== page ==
AND on top of this, it is difficult to model even this level of power -- typical action hero stuff because of current mechancial limitations that some people are demanding on martial abilities. (will saves have to mean mind control, etc)

One way to do this is with powerful limited use abililities. Another way to the power of mundanes is to do this is by abtraction or meta currency.

For instance -- even though Black Widow can't fly, circumstances often make it so she can use her skill set to accomplish the same thing in a combat scene. She parkours, jumps off platforms, bounces off other huge enemies, and makes it to a building rooftop 3 building over. Thor flies over and Hulk jumps in one jump.

But from an rpg point of view, the player needs some mechanic to trigger that all those things are available. The dragon lowers its head at just the right time for the mundane to jump on it and off again onto the high ledge with a cave opening.

This maybe can also be done with limited use abilities that follow traditional action economy (maybe), but seems like there is a lot of push back there as well because if you use existing mechanical contructs to do this (will saves, always works, etc.) then you get this "turning things into spells" deal even if the fictional representation is purely mundane/action hero.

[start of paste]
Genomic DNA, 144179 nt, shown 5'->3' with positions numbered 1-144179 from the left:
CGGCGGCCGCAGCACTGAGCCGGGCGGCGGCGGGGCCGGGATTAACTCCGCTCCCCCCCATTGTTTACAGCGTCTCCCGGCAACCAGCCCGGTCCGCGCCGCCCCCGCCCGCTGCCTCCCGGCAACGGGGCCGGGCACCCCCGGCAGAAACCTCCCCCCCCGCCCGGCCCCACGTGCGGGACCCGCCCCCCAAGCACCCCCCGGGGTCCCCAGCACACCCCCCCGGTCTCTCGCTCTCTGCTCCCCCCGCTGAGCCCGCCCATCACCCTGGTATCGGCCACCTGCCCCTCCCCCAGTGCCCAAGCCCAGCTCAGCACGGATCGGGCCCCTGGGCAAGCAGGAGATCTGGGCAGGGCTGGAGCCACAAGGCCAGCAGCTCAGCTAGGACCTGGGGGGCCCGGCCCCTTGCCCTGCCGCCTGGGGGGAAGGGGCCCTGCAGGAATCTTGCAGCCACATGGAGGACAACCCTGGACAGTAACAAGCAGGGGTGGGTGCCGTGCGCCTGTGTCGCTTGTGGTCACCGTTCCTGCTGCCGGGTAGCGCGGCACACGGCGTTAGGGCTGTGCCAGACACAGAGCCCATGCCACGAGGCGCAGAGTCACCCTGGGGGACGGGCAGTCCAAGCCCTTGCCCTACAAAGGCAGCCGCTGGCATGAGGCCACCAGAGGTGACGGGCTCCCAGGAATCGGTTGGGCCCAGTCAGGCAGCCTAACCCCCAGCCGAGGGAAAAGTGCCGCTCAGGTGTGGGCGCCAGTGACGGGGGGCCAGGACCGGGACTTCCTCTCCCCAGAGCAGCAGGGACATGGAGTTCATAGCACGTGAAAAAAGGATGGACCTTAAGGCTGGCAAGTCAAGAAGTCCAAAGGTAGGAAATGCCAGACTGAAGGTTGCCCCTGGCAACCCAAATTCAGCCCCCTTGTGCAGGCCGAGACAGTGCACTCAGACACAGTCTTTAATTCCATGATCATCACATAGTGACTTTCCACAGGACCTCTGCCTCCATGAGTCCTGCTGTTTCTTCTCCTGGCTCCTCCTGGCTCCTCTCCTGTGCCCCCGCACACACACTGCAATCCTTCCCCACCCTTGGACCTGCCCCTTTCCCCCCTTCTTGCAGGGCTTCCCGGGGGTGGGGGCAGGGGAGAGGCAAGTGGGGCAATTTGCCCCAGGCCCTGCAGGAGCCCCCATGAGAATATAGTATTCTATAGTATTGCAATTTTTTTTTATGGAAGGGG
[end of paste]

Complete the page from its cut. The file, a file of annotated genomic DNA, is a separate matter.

I just had the realization of the extent of this mechanical hand tying going on. I always thought it was mostly a conceptual issue, but people are having trouble "giving nice things" to these action heros even after agreeing that this is the concept.

From your other posts, I don't think you disagree?
Yeah. I agree. One way this has been approached in the past is through metacurrency. The old Buffy game gave the companion characters a lot more metacurrency than a Slayer. (I never played it so I can't really say how well this works).

It may be that this allows some kind of balance against these characters, but I'm not sure that it feels particularly satisfying.

In a way it kind of works that way already. The fighter cannot dodge Fireballs or Dragonbreath plausibly unless we allow an obscene a lot of luck (although what I think happens most of the time at most tables is probably that people don't think about it all and just approach it as pure game).
 
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DND_Reborn

Legend
The fighter cannot dodge Fireballs or Dragonbreath plausibly unless we allow an obscene a lot of luck (although what I think happens most of the time at most tables is probably that people don't think about it all and just approach it as pure game).
Oi! Don't even get me started on saving throws... :(

But FWIW when I DM we actually try to narrate saving throws, particularly when the effect is visible. I allow a PC to move up to half their speed to reposition themselves in the process of making a save. So, in your example a Fighter to makes his save might move to partial cover, helping explain narratively how he avoided half the damage, etc.